Historical Tidbits

Maybe mom should just stop thinking, every time she does it means less time with me and more time on the computer!  Nasty, nasty computer.

Anyway, she was reading an email she got from Starke County Historical President Jim Shilling and thought it should be shared with the rest of the world.  (You can access the first 46 tidbits at their website, mom's not sure where to find the other 3.)  Along with interesting historical Starke County info, this section will also offer any tidbits mom finds from all over the state of Indiana.  

So I hope you appreciate the sacrifice I'm making by letting mom search the internet instead of feeding me doggie delicacies and scratching my belly after she finishes.  - From an Annoyed Anubis.





Lincoln Highway - Starke County Tidbit #61

posted Jun 2, 2015, 9:47 AM by North Judson-Wayne Township Public Library

Automobiles were the playthings of the rich until 1909, when Henry Ford produced the Model T- the first car that the average working family could afford. The number of cars manufactured and owned began to take off, but unfortunately there were few good places to drive them! For over half a century, long-distance travel in the United States had been accomplished by rail, and few roads suitable for the new horseless carriages existed. If the early cars did not break down on their own, it was very likely they would get stuck in mud on the dirt roads outside of cities and towns.

A grass-roots effort began, backed by car companies and related industries, to pull the country out of the mud. The Good Roads Movement championed named auto trails on the best available roads and advocated for government involvement in building hard surfaces on the public highways of the country. The first named auto trail to be marked from coast-to-coast was the Lincoln Highway.  Only the Yellowstone Trail, the Lincoln Highway, and the National Old Trails Road were transcontinental in length and notability, out of the 250 named Auto Trails of the era.


As you probably know, there were two Lincoln Highways through Northern Indiana.  The original one (1913-1928) was north of Starke County and went through Noble, Elkhart, St. Joseph, and La Porte Counties into Valparaiso.    Later, the route was straightened to a more direct route through Kosciusko, Marshall and Starke Counties.   This was because U.S. 30 was established in 1926, which led to the changing of the Lincoln Highway to a more direct southern route in 1928.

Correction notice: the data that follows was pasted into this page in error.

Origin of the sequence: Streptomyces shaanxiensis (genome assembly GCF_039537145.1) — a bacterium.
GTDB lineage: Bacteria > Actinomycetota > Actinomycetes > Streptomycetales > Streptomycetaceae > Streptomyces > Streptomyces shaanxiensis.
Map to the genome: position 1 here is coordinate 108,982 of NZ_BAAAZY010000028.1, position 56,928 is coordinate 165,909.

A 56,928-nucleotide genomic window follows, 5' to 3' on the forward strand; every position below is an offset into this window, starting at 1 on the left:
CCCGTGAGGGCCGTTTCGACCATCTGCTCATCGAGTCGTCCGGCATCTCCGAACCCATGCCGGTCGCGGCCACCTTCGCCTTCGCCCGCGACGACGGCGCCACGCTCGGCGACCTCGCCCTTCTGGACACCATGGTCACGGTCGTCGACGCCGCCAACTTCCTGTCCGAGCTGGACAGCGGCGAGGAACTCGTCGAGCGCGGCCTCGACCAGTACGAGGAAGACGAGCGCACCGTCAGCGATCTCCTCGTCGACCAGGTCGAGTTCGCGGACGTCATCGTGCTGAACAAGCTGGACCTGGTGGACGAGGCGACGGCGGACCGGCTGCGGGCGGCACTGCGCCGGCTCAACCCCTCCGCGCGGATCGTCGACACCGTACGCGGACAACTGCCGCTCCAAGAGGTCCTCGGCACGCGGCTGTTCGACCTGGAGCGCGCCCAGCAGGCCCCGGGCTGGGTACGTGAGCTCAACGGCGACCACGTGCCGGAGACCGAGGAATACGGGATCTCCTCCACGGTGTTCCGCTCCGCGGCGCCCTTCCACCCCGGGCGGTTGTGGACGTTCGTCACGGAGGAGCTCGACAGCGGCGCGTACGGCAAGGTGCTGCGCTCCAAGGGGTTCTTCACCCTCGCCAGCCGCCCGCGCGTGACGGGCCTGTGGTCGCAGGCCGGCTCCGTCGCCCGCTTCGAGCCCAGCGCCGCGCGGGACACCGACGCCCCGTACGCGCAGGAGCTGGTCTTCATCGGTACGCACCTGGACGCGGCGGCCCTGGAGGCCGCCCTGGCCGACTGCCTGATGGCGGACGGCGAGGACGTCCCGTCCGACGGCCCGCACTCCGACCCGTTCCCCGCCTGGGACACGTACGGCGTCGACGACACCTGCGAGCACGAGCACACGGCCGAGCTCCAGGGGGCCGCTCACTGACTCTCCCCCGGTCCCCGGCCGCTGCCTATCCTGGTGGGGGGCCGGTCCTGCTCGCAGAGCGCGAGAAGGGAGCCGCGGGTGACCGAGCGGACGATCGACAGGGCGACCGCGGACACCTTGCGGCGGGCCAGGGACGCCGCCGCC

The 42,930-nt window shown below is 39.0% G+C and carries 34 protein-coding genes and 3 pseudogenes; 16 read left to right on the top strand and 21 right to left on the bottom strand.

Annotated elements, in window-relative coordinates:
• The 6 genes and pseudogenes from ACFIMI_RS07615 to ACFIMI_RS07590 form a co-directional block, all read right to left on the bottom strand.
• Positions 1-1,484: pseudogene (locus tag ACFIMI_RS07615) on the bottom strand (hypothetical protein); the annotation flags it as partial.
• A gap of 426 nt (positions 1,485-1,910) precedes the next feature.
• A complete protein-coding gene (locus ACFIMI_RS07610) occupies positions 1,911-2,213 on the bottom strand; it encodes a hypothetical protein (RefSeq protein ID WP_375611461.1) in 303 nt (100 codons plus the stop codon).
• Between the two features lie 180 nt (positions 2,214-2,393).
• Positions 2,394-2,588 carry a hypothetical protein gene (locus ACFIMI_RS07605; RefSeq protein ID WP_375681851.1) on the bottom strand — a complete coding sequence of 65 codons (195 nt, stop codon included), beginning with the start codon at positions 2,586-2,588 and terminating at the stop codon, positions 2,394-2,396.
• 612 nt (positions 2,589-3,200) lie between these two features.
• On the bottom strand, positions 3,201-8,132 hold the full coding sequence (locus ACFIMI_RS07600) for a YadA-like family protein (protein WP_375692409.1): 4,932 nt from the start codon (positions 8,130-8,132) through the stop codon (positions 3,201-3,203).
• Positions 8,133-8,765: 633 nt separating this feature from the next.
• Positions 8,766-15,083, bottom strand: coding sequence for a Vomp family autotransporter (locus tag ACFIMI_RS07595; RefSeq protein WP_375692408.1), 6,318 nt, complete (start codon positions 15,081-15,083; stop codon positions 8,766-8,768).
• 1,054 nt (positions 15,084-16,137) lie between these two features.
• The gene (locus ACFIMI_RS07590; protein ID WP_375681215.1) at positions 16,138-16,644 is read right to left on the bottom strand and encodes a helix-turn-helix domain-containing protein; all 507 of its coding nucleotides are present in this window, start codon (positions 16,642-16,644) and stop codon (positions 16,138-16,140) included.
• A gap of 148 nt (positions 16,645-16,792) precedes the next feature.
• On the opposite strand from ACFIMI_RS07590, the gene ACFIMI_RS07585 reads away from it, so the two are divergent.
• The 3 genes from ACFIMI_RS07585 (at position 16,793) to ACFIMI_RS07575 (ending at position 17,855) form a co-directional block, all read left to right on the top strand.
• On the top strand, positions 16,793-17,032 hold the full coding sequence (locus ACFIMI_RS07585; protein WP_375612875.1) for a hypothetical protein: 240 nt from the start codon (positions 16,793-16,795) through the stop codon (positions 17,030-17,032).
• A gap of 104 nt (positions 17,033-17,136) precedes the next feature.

The Boy Scouts placed concrete Lincoln Highway markers at 5 different intersections in Starke County as well as across the nation.  The following is from the Boy Scouts Council meetings:  DP means direct or straight ahead post.  RP means Right Turn. 
DP main crossing Grovertown (Ind. 23) No. 630
RP 300 yds, E of Highway Gravel Loading Plant No. 631
DP main crossing (600 N) Hamlet No. 632
DP crossing roads (550 E) about ½ mile W of Hamlet No. 633
DP at Junction with Road No. 29 (U.S. 35) No. 634


I can find only one of these markers which is still displayed, although it has been moved from its original location.  It is north of the main intersection in Hamlet – Old 30 and CR 600E on the west side of 600E.  There is also a modern metal marker on a tall post on the northeast corner of the Starke County Co-op’s grain elevator lot in Hamlet.

The Indiana Lincoln Highway Association is developing a corridor management plan.  If you know of any other markers or information about the Lincoln Highway, give me a call – 574-772-4311.

Jim Shilling
Starke County Historical Society 


Abraham Lincoln's Funeral Train Stops in San Pierre

posted Apr 23, 2015, 9:29 AM by North Judson-Wayne Township Public Library

--Announcement--
The President has been shot!
150 years ago, on April 15, 1865, President Abraham Lincoln died as a result of a gunshot wound to the head.
The President’s funeral train traveled through many cities on its way to Springfield, Illinois, the President’s home.  It stopped in San Pierre, Indiana on May 1, 1865 at 6:15 in the morning.  The Starke County Historical Society will commemorate the historic event of 150 years ago.
Saturday, May 2 at 2:00 PM CDT on the grounds of the Little Company of Mary Hospital just south of San Pierre in Starke County.


  Ed Hasnerl, Peg Brettin and Alice Dolezal have arranged for the following participants:
  • The Living History Club from Culver Military Academy will appear in Civil War dress and the The Culver "Pipes & Drums" from the Culver Military Academy will perform.
  • A North Judson high school student, Jacob Dessauer will recite the Gettysburg Address.
  • A story of the young man who “hitched” a ride from San Pierre to Springfield on the train will be read.